Algae Cowl: In another bit of sad news, one of Adam’s grandmothers passed away and we went to Milwaukee for her funeral. I did get a chance though to go to a yarn store in Wisconsin, and bought this hand-spun yarn from Just 4 Ewe. I pretty much knit this whole thing in the Milwaukee airport while watching The Big Bang Theory. Embarassing secret: I find this show strangely enjoyable.

Second row, left to right:

Medusa Cowl: I knit this during a yarn entrepreneurial phase where I was convinced that my original designs were going to be my ticket to my fame and future. Too bad the cowl turned out to be kind of a loser.

Adam’s Civil War Socks: Aww, I finished these socks up in the emergency room waiting with my dad, when he very sick earlier this year. Fortunately, even though he has a very rare disease, he seems to be doing much better, but I remember the hours spent in the emergency room with him, after he suddenly got very very sick. So, actually, this was a period when I was glad I got laid off, because I got to spend more time at home with my dad when he was being diagnosed and going through all these surgeries.

Ugly Monkey Socks: I finished these socks during our annual vacation at the Jersey Shore. So something happened at the Jersey Shore that I never shared with my blog readers, mainly because I like to be kind of private and whatnot, but what the hell. Adam proposed! Yes, we are getting married this year. And yes, I am burying the lede, as they say in the news biz, deep into my post. Also, I am blogging about weddings (of course) on wedding.newyorkminknit.com and funnyweddingthings.tumblr.com. The first one is about my wedding and style and whatnot, and then the second one is just about ridiculous things I find about weddings. Maybe this is why I haven’t been blogging that much…I am putting all of my creativity into wedding planning? Oh dear, that sounds super super lame.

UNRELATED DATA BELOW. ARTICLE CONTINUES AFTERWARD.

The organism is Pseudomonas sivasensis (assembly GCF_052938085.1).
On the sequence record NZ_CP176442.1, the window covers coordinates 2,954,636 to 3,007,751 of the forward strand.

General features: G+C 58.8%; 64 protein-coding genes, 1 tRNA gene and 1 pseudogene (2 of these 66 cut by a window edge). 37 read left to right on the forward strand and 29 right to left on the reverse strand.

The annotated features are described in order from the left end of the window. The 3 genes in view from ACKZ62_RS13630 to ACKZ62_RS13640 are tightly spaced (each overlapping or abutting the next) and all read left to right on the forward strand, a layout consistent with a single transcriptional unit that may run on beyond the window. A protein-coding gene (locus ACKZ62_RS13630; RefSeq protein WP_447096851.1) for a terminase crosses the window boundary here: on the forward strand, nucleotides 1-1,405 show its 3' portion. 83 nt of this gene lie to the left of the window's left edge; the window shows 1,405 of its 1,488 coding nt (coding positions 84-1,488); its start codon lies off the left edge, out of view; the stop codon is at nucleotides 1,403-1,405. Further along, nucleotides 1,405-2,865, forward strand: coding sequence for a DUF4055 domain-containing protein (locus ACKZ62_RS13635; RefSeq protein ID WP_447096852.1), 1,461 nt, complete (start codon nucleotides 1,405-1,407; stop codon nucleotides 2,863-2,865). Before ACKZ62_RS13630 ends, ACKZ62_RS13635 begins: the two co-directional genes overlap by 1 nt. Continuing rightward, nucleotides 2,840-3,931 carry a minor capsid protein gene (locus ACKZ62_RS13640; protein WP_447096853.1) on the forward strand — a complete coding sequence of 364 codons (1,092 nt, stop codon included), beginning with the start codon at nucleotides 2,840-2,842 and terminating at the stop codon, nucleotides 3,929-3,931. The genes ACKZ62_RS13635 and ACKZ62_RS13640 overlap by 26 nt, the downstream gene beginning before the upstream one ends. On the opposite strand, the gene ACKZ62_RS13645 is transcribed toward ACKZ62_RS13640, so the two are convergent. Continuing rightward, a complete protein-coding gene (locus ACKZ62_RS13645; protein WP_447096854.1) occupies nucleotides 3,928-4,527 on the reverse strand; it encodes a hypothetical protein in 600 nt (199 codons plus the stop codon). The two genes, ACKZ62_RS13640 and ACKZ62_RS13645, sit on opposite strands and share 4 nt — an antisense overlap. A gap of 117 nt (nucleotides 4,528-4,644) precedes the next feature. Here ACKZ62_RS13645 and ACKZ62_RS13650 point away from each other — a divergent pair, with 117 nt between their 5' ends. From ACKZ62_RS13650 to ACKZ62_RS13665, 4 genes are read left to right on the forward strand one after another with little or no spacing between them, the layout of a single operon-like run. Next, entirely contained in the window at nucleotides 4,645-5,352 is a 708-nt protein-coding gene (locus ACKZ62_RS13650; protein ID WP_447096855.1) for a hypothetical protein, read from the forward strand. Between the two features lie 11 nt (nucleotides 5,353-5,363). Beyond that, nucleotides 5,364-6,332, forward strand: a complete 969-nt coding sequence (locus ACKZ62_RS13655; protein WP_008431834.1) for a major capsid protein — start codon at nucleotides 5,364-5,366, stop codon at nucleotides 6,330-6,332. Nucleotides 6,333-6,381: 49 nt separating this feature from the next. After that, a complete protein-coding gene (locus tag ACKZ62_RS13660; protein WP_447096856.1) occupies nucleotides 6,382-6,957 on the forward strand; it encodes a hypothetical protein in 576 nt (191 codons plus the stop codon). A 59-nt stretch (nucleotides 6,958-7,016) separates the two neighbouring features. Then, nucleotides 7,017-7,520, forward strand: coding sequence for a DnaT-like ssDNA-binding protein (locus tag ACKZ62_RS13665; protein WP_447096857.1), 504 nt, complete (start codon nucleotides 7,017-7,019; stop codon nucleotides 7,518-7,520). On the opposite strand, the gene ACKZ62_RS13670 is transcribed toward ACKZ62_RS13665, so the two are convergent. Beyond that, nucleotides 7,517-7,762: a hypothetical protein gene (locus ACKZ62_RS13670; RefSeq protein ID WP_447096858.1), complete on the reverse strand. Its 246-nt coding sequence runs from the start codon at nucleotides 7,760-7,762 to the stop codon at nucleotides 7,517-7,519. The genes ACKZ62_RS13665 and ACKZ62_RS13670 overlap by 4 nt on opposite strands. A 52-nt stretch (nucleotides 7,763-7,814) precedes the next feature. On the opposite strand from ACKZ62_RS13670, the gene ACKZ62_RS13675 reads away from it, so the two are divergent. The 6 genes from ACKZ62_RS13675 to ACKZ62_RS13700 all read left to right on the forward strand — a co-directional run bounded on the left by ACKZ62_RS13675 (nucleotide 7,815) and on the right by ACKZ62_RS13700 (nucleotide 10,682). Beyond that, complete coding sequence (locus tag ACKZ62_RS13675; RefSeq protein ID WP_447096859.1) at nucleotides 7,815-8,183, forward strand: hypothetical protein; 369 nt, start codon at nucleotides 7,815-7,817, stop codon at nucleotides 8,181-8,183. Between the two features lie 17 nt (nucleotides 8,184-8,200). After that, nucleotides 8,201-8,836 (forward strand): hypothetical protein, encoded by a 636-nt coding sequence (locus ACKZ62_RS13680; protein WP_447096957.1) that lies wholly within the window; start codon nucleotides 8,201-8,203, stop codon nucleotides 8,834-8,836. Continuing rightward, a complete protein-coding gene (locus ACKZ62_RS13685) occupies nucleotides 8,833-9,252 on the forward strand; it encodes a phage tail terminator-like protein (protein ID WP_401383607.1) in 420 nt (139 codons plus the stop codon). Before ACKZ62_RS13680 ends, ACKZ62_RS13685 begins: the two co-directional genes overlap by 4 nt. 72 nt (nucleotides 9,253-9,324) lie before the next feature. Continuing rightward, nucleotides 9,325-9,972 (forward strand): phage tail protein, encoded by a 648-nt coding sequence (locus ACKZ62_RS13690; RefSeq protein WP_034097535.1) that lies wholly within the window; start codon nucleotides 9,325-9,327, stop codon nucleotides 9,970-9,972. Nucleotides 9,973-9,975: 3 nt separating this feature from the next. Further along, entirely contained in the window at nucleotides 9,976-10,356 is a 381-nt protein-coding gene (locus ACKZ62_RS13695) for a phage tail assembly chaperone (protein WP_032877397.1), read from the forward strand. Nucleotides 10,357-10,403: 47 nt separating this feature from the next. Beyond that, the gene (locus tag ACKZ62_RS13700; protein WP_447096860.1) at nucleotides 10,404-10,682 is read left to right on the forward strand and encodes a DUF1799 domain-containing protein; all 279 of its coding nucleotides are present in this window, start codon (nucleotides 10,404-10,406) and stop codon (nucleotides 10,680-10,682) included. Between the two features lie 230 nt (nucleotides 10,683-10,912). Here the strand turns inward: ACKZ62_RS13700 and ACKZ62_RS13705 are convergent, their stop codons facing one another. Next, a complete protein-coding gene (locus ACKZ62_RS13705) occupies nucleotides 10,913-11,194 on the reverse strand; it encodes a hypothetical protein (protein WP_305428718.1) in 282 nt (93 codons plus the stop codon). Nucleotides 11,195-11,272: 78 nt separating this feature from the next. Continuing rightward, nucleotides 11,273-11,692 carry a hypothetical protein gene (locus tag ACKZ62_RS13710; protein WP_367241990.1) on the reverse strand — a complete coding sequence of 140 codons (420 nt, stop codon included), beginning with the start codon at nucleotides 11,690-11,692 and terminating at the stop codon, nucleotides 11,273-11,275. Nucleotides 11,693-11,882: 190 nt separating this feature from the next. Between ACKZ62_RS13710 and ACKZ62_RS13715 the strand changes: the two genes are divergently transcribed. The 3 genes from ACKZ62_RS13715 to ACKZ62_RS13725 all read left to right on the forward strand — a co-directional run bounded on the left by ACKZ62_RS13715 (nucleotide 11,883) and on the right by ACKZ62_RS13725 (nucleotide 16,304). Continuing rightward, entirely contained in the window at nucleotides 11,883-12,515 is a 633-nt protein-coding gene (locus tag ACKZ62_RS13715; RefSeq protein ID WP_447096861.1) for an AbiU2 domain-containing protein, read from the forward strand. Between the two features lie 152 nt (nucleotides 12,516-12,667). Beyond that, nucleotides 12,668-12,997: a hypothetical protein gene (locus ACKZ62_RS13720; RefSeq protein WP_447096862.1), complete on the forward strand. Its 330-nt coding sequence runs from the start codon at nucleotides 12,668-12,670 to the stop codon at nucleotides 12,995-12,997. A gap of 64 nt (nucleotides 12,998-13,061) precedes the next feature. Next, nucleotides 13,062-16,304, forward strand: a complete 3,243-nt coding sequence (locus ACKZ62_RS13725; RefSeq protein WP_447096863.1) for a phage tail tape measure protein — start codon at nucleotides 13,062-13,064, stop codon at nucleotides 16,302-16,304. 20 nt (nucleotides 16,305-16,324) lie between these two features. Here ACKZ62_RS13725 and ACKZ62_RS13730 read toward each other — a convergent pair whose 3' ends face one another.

Third row, left to right:

Flamingo Socks: Okay, I don’t think there is any actual life significance to these socks. Though the yarn was from my FMIL, as they say on wedding boards. But these were just regular old socks that I knit. But this is probably the last photo I’ll ever take of my socks at Adam’s apartment because he moved in with me on New Year’s. Yikes!

Sherbe(r)t Socks: The socks where I couldn’t find any DPNs and was forced to learn how to knit two socks at a time on one long circular needle.